3. Morgan the Pirate Gato
          Morgan the Pirate Gato March 6, 2013 at 11:15 am |


          While the last thing I want to do is discourage you – I also would hate to see you get false hope with Mikey ever not needing insulin.

          When I got Morgan, I did tons of research and contacted every vet I could find with experience (I went worldwide based on Vet Journal write ups) with kitten diabetics. Not one of them had their kittens survive it. And they all wanted more information on how Morgan was doing.

          Three vets I was friends with looked at all his tests and told me he would never be normal, more than likely would not survive and that I should consider putting him to sleep.

          I was very lucky to find a vet who felt he deserved a chance, and thought he could help him. It was very rough first year getting his levels stable, and he was also a peanut. He stayed 6 pounds for forever, and when he hit 7 he was finally tough enough for his neutering.

          Six months later at 1 1/2 years old he had double cataract surgery at Cornell in Ithaca.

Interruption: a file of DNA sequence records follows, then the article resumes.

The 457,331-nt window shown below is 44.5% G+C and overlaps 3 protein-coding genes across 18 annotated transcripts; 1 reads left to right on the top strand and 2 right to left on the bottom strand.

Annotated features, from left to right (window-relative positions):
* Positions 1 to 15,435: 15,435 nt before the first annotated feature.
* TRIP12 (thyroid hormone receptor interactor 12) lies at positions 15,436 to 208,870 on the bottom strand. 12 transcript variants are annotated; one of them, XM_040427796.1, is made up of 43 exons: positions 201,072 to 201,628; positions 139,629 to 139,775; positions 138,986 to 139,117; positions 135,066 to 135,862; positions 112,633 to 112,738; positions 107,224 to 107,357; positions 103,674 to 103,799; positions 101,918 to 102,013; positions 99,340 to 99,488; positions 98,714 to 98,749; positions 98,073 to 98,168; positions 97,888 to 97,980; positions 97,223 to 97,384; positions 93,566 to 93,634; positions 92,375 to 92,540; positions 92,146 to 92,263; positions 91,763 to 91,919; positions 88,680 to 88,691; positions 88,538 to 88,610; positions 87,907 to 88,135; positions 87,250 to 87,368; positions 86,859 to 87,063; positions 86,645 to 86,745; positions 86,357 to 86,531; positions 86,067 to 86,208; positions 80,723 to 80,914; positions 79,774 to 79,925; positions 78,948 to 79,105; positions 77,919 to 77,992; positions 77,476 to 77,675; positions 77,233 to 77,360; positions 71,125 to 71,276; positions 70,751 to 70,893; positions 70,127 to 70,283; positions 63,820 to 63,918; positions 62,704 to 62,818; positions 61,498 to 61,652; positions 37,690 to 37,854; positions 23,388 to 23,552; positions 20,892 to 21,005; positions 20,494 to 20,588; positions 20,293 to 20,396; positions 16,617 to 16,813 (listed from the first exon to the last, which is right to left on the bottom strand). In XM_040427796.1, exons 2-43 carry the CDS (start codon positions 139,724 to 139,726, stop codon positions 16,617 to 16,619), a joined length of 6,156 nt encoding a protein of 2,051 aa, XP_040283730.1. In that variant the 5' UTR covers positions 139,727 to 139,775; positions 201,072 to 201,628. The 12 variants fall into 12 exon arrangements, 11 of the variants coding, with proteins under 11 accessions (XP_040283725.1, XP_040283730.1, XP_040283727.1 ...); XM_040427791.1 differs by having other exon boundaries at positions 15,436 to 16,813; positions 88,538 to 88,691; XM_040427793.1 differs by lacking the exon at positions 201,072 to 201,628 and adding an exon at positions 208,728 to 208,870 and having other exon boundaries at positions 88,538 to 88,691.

Although on the whole he is healthy – he gets unexplained low grade fevers. With a “normal” cat you would never know. They knock him off his feet – and he needs antibiotics as soon as he shows signs.

          He had some problems last year and needed a sonogram – it told us nothing. Blood work – tells us nothing. So Morgan is treated most times by the symptoms.

          For years he ate 7 meals a day – he’s finally now down to 4 meals.

          It’s always a challenge – but I think we’re both very very lucky that our boys have families that Believe in them – and that they deserve every possible chance.

        4. Kay Passa
          Kay Passa March 13, 2013 at 9:36 am |

          I know only too well to not get my hopes up that Mikey might ever go into remission, but I like to entertain the possibility of it simply because of the rarity of diabetes in cats so young. If adult cats can go into remission with Type 2, then perhaps young cats might have the potential to go into remission with Type 1? ;-)

          With my vet, he referred to specialists as well and he said the prognosis was either that it was transient and he would quickly recover in a couple of weeks (didn’t happen) or he was a juvenile feline diabetic, which, just as you found out, was not good odds for survival.